ERIC Number: ED438922
Record Type: Non-Journal
Publication Date: 2000-Jan
Reference Count: N/A
Licensed Child Care in Washington State: 1998.
Miller, Marna Geyer; Schrager, Laura
This study is one of an ongoing series of biennial surveys of all child care centers and some licensed family home providers by Washington State's Department of Social and Health Services (DSHS). A total of 1,137 child care centers and 1,527 family home providers were interviewed in spring 1998. Major findings include: (1) Over the period 1990 to 1998, the inflation-adjusted cost of care increased 22 percent in centers and 20.5 percent in homes--in the last 2 years of that period (1996 to 1998), the price of full-time family home care after adjusting for inflation climbed by 3 percent (from $396 to $406), and that of centers went up 4 percent (from $433 to $453); (2) An estimated 170,200 children in Washington State were in licensed care in spring 1998--almost 70 percent were in child care centers, and the remaining 30 percent were in licensed family homes; (3) The number of licensed family homes decreased, while the number of centers increased; (4) The number of children in licensed care increased 4 percent per year from 1996 to 1998, with preschool-age children much more likely to be in care; (5) About one-third of centers provided full-time care for infants, whereas only about a quarter of family homes did; (6) The vacancy rate in centers declined, while the rate in homes remained the same; (7) Pay for teachers averaged $7.73 per hour, and aides averaged $6.34 per hour (after adjusting for inflation, there has been no increase in average wages since 1992); (8) Since 1992, the share of family home providers with formal training in early childhood education or child development has increased from 56 percent in 1994 to 74 percent in 1998; (9) Assistants in family homes earned $6.43 per hour on average; (10) 69 percent of family homes had liability insurance in 1998, compared to 58 percent in 1996; (11) over three-quarters of licensed family homes participated in the USDA food program in 1998; (12) 18 percent of children in centers and 20 percent of children in family homes received care subsidized by DSHS in spring 1998; (13) licensed family home providers tend to serve children who share their ethnicity; and (14) child care centers with a high proportion of children subsidized by DSHS are more ethnically heterogeneous than the state as a whole. (Appendices provide statistics by county. Includes numerous tables and figures.) (EV)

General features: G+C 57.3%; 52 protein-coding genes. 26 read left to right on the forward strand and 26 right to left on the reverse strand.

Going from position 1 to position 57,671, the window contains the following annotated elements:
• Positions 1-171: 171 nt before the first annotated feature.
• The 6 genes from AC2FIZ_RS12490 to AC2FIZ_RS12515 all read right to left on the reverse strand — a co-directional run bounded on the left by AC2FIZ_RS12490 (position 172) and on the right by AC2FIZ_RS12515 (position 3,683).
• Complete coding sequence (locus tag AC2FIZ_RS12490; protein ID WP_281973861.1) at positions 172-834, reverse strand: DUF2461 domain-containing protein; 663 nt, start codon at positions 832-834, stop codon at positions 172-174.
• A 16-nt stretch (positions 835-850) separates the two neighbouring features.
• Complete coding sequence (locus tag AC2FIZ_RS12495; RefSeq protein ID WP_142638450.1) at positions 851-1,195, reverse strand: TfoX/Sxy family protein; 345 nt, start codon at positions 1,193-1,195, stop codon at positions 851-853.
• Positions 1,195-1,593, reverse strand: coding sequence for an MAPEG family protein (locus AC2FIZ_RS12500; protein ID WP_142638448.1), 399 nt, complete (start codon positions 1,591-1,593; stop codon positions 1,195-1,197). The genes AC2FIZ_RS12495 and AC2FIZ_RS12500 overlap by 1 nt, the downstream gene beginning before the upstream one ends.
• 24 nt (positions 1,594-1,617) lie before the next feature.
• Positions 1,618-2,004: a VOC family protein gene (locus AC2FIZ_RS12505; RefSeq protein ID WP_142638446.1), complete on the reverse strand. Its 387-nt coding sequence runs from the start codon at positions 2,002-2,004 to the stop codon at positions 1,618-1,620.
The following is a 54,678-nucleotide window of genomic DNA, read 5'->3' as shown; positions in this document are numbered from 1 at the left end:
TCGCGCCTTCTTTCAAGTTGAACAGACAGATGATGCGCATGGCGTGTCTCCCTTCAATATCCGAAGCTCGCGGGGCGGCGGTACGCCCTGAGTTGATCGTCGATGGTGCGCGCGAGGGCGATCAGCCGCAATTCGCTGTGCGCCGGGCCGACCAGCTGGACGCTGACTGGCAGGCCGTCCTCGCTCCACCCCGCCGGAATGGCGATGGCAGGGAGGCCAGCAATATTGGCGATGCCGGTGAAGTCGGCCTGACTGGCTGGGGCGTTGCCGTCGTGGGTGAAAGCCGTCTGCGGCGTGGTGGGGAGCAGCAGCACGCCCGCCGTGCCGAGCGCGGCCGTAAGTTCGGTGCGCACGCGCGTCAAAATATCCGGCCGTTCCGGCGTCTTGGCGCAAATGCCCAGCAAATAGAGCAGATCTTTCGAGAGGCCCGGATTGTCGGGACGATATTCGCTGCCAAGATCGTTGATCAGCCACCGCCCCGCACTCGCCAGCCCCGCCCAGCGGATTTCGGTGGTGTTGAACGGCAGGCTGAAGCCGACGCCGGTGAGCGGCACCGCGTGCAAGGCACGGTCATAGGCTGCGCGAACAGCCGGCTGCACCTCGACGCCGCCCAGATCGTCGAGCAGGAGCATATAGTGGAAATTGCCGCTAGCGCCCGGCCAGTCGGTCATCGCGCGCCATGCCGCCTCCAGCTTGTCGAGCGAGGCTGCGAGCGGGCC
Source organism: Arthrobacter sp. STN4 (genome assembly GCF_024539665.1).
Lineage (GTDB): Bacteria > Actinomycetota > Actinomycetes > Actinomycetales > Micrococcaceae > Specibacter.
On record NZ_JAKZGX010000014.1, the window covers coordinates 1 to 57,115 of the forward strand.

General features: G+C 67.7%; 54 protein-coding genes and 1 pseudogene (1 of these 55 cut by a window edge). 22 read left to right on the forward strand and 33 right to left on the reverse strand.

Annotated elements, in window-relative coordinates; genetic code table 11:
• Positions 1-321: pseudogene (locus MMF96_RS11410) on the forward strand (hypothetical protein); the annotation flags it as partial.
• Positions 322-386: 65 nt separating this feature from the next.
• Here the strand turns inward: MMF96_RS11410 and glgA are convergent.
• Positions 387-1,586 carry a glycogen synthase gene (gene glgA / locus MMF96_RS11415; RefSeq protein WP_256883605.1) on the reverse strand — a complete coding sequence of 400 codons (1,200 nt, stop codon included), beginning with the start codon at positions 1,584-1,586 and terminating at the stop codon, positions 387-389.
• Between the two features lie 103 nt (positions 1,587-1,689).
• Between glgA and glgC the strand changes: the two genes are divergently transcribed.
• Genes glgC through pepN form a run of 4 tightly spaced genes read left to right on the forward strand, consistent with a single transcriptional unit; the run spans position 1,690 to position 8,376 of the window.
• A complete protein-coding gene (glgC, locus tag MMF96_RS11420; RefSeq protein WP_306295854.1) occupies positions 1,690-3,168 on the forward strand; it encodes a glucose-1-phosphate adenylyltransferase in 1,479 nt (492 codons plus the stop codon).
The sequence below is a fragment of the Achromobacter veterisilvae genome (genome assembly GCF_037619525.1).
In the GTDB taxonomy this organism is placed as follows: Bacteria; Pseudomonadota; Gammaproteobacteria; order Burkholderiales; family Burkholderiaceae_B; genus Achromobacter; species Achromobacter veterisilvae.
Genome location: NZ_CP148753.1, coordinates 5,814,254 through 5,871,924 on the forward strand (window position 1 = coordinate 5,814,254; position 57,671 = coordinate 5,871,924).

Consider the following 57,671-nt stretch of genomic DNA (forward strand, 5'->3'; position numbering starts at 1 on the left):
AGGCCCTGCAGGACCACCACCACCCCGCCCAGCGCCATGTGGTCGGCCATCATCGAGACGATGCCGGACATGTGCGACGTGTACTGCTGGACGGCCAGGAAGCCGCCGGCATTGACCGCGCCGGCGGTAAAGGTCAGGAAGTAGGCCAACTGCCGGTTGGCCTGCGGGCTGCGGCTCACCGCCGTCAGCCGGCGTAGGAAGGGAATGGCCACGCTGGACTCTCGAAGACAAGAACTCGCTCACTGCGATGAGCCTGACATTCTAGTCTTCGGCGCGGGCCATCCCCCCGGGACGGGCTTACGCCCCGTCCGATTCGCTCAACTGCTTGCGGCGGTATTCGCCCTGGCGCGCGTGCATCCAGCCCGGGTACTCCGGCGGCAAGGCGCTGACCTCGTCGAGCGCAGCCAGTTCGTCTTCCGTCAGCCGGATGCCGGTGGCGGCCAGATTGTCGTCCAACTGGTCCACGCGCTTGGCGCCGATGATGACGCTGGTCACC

Descriptors: Child Caregivers, Compensation (Remuneration), Counties, Day Care, Day Care Centers, Demography, Early Childhood Education, Ethnicity, Family Day Care, Financial Support, State Surveys, Statistical Surveys
Washington State Department of Social and Health Services, Research and Data Analysis, Olympia, WA 98504-5204 (Report No. 7.100).
Publication Type: Numerical/Quantitative Data; Reports - Research
Education Level: N/A
Authoring Institution: Washington State Dept. of Social and Health Services, Olympia. Office of Research and Data Analysis.; Washington State Univ., Pullman. Social and Economic Sciences Research Center.
Identifiers - Location: Washington